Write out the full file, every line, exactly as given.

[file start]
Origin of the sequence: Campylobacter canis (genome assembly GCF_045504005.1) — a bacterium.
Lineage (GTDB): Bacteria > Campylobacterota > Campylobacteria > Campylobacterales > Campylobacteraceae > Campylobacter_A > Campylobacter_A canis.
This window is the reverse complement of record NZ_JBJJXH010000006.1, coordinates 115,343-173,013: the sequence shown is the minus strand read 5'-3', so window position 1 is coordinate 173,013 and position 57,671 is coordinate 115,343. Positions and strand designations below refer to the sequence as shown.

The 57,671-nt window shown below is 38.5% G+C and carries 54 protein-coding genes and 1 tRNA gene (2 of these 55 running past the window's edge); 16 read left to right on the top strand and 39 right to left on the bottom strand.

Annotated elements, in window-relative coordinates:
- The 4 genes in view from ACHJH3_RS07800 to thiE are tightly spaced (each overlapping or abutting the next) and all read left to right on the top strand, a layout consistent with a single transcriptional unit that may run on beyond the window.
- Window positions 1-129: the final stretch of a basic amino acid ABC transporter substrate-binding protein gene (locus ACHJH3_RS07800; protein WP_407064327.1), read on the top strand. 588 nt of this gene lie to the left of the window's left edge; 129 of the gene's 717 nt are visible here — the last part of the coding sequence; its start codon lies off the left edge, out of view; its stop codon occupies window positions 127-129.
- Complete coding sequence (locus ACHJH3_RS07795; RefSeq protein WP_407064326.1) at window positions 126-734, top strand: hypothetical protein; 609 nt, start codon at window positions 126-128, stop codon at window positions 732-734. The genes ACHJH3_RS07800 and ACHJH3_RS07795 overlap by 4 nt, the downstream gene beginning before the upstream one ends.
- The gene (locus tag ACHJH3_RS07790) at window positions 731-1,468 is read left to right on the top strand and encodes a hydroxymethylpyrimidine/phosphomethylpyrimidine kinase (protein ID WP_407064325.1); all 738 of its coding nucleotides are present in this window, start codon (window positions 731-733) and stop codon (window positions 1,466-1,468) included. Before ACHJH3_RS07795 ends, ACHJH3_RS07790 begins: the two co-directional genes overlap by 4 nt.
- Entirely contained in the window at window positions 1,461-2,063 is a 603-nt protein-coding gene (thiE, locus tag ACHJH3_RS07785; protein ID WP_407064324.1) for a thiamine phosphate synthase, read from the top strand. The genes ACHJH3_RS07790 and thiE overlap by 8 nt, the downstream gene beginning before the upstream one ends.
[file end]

Origin of the sequence: Campylobacter canis (genome assembly GCF_045504005.1) — a bacterium.
Lineage (GTDB): Bacteria > Campylobacterota > Campylobacteria > Campylobacterales > Campylobacteraceae > Campylobacter_A > Campylobacter_A canis.
This window is the reverse complement of record NZ_JBJJXH010000006.1, coordinates 115,343-173,013: the sequence shown is the minus strand read 5'-3', so window position 1 is coordinate 173,013 and position 57,671 is coordinate 115,343. Positions and strand designations below refer to the sequence as shown.

The 57,671-nt window shown below is 38.5% G+C and carries 54 protein-coding genes and 1 tRNA gene (2 of these 55 running past the window's edge); 16 read left to right on the top strand and 39 right to left on the bottom strand.

Annotated elements, in window-relative coordinates:
- The 4 genes in view from ACHJH3_RS07800 to thiE are tightly spaced (each overlapping or abutting the next) and all read left to right on the top strand, a layout consistent with a single transcriptional unit that may run on beyond the window.
- Window positions 1-129: the final stretch of a basic amino acid ABC transporter substrate-binding protein gene (locus ACHJH3_RS07800; protein WP_407064327.1), read on the top strand. 588 nt of this gene lie to the left of the window's left edge; 129 of the gene's 717 nt are visible here — the last part of the coding sequence; its start codon lies off the left edge, out of view; its stop codon occupies window positions 127-129.
- Complete coding sequence (locus ACHJH3_RS07795; RefSeq protein WP_407064326.1) at window positions 126-734, top strand: hypothetical protein; 609 nt, start codon at window positions 126-128, stop codon at window positions 732-734. The genes ACHJH3_RS07800 and ACHJH3_RS07795 overlap by 4 nt, the downstream gene beginning before the upstream one ends.
- The gene (locus tag ACHJH3_RS07790) at window positions 731-1,468 is read left to right on the top strand and encodes a hydroxymethylpyrimidine/phosphomethylpyrimidine kinase (protein ID WP_407064325.1); all 738 of its coding nucleotides are present in this window, start codon (window positions 731-733) and stop codon (window positions 1,466-1,468) included. Before ACHJH3_RS07795 ends, ACHJH3_RS07790 begins: the two co-directional genes overlap by 4 nt.
- Entirely contained in the window at window positions 1,461-2,063 is a 603-nt protein-coding gene (thiE, locus tag ACHJH3_RS07785; protein ID WP_407064324.1) for a thiamine phosphate synthase, read from the top strand. The genes ACHJH3_RS07790 and thiE overlap by 8 nt, the downstream gene beginning before the upstream one ends.